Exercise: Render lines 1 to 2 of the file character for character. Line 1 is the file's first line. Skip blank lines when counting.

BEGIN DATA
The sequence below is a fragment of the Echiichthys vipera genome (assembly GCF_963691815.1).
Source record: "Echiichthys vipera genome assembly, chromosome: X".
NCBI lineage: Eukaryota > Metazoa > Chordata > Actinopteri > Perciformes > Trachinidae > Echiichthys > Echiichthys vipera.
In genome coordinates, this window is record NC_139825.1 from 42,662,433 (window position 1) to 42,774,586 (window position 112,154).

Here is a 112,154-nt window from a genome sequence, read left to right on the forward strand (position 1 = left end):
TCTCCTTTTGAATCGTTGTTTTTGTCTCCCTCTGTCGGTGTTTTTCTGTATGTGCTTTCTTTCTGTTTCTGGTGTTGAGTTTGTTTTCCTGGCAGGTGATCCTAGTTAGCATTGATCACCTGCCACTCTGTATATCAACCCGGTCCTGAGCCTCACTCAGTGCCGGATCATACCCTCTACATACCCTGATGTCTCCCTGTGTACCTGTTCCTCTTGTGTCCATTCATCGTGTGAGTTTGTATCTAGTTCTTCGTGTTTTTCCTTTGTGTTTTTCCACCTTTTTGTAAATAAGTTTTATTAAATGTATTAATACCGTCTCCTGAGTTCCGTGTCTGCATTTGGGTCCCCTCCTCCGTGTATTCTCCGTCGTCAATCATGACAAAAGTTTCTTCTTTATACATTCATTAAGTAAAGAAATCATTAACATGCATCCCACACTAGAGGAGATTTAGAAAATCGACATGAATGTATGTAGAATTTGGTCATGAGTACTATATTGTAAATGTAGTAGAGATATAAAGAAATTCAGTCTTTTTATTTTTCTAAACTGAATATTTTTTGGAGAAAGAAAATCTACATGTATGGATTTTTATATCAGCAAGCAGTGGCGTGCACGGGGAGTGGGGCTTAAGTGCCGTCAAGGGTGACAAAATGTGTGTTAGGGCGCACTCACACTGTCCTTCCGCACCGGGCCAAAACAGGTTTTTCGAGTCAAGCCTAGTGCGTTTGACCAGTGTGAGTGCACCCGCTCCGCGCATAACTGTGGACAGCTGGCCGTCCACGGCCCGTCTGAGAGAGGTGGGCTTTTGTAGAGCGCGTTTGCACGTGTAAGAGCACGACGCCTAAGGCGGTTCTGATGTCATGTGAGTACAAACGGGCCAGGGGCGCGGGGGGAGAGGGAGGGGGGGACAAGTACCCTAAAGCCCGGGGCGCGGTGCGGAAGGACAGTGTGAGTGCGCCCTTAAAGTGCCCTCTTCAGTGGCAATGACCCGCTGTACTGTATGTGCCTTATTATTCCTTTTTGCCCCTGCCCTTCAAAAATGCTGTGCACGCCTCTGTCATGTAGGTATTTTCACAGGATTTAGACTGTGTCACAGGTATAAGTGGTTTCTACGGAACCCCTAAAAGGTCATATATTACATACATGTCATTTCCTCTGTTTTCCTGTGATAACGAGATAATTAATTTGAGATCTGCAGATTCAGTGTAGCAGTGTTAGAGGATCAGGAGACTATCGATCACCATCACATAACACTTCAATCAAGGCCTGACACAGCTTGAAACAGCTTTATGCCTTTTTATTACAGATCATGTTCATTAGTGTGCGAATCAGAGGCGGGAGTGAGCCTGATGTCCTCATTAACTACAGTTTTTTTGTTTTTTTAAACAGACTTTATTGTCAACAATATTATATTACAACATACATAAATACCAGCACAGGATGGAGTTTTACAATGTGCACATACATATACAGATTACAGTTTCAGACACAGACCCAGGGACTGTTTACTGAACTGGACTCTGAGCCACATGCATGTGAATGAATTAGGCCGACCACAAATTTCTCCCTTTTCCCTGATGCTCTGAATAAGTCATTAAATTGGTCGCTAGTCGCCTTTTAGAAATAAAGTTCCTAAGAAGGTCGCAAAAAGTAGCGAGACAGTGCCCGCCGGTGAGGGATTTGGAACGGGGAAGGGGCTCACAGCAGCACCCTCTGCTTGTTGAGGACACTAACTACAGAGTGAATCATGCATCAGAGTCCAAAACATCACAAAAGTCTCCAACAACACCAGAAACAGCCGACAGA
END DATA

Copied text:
The sequence below is a fragment of the Echiichthys vipera genome (assembly GCF_963691815.1).
Source record: "Echiichthys vipera genome assembly, chromosome: X".